Questions: How important is grip strength in police recruits? Design: A longitudinal cohort study. Participants: New South Wales police recruits. Outcome measures: Dominant hand grip strength measured with a grip dynamometer, marksmanship performance with a 9mm Glock pistol measured by target scores, defensive tactics performance as determined by training instructors and injury results as recorded on the police injury database. Results: Data from two recruit cohorts (Session 1 n=50: Session 2 n=169) were captured. Mean grip strengths were 43.6 kg (±10 kg) and 42.2 kg (±8 kg) for Session 1 and Session 2 respectively with no significance between groups (p=0.287). Of the combined cohorts 26% (n=56) sustained an injury/illness. During Session 2, 12% (n=27) failed defensive tactics and 32% (n=70) failed their initial marksmanship shoot. There was no significant correlation between grip strength measures and injuries/illness (rs=-.126, p=0.63). A moderate, significant correlation was found between grip strength and marksmanship (rs=-.419, p<0.001) with a weak but significant correlation found between grip strength and defensive tactics performance (rs=-.227, p=0.03). Conclusion: Grip strength may not predict injury risk in police officers undergoing recruit training. Grip strength may play a role in the marksmanship and defensive tactics performance of police recruits, however its relationship with these tasks is not strong enough to provide a predictive value.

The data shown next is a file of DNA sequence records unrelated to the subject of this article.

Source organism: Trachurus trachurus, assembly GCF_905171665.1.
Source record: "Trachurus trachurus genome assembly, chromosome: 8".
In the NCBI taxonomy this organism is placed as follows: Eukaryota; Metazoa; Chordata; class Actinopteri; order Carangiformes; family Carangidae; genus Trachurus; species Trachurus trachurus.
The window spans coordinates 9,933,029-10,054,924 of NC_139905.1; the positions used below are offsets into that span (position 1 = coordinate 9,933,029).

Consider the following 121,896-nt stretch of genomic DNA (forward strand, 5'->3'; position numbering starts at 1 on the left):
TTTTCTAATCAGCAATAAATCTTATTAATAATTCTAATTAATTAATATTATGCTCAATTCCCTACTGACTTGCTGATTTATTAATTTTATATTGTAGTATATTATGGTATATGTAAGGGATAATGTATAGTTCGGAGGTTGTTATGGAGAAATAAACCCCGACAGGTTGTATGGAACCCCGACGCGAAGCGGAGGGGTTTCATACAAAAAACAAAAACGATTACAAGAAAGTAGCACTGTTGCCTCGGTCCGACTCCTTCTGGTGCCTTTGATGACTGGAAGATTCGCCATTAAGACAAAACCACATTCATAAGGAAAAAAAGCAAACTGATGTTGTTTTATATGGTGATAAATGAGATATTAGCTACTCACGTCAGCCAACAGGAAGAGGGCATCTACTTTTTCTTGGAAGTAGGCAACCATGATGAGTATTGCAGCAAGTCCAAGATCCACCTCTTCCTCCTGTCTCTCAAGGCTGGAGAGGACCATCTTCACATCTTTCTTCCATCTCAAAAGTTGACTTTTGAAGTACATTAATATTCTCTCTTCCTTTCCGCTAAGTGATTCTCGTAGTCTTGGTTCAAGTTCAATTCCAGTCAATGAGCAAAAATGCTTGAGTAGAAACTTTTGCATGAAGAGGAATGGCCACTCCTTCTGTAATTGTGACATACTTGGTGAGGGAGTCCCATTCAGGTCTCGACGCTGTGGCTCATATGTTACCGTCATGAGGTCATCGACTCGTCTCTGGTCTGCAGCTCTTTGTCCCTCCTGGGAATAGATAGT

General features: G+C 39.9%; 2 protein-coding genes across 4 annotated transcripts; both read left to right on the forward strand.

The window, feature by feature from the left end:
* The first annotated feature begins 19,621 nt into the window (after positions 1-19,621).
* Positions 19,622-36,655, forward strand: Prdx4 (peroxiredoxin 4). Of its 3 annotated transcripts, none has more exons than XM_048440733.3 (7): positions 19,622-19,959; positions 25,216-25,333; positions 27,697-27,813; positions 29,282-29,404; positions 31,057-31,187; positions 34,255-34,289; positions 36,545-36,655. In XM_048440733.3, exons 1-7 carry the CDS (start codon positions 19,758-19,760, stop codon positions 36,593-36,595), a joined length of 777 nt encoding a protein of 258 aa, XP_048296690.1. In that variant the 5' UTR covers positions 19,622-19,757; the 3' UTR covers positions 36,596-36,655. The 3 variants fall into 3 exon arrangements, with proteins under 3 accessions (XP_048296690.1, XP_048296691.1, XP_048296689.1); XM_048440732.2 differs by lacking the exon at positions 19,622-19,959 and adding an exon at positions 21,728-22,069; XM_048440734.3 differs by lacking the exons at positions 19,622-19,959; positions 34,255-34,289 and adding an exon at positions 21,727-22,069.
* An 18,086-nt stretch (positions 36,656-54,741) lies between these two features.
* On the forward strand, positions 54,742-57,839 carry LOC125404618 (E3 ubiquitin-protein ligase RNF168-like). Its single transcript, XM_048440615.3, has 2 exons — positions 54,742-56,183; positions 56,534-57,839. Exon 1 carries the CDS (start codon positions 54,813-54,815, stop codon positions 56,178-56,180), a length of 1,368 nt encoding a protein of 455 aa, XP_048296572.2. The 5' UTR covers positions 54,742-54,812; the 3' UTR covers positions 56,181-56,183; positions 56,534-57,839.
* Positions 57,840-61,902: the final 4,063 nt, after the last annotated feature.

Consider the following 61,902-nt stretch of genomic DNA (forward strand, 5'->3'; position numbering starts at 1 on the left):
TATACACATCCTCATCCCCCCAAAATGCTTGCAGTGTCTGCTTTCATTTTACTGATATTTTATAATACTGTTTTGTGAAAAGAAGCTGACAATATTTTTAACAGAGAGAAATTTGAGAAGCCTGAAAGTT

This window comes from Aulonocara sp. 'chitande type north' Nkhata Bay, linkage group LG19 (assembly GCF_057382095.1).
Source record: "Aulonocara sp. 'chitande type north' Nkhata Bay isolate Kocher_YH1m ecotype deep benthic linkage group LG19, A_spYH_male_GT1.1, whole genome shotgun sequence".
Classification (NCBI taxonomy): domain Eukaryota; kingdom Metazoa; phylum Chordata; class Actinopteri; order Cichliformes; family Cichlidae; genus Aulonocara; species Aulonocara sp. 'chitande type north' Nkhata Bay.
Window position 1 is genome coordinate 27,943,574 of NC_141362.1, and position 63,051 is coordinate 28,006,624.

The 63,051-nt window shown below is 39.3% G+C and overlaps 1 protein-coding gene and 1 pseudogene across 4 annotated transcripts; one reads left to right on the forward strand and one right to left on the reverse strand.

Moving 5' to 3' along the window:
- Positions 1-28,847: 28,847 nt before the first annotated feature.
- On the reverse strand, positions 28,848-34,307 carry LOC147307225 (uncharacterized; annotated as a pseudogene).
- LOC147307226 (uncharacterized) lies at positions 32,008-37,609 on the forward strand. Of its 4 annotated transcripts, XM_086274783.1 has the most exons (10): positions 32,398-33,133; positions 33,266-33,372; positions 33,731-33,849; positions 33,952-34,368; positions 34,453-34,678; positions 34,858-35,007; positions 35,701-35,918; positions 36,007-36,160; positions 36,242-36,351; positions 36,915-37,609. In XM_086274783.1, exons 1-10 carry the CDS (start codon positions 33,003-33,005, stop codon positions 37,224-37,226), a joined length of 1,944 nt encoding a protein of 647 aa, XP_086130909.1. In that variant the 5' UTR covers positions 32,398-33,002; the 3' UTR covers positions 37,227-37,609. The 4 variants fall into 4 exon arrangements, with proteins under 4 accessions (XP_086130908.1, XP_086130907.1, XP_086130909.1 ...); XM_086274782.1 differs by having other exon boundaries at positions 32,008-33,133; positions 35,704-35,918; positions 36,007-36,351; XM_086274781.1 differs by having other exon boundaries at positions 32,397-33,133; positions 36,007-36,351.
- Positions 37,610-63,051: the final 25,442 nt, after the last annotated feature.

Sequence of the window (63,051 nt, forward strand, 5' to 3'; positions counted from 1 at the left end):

|Publication status||Published - 17 Oct 2013|
|Event||Australian Physiotherapy Association Conference 2013: New Moves - Melbourne, Melbourne, Australia|
Duration: 17 Oct 2013 → 20 Oct 2013
https://issuu.com/graydesigngroup/docs/apa_2013_conference_abstracts (Book of Abstracts)
https://issuu.com/graydesigngroup/docs/apa_conference_2013_program_web (Conference Program)
|Conference||Australian Physiotherapy Association Conference 2013|
|Abbreviated title||APA Conference 2013|
|Period||17/10/13 → 20/10/13|
Orr, R. M., Stierli, M., Hinton, B., & Steele, M. (2013). Grip strength is associated with marksmanship and defensive tactics, but not injuries, in police recruits. Australian Physiotherapy Association Conference 2013, Melbourne, Australia.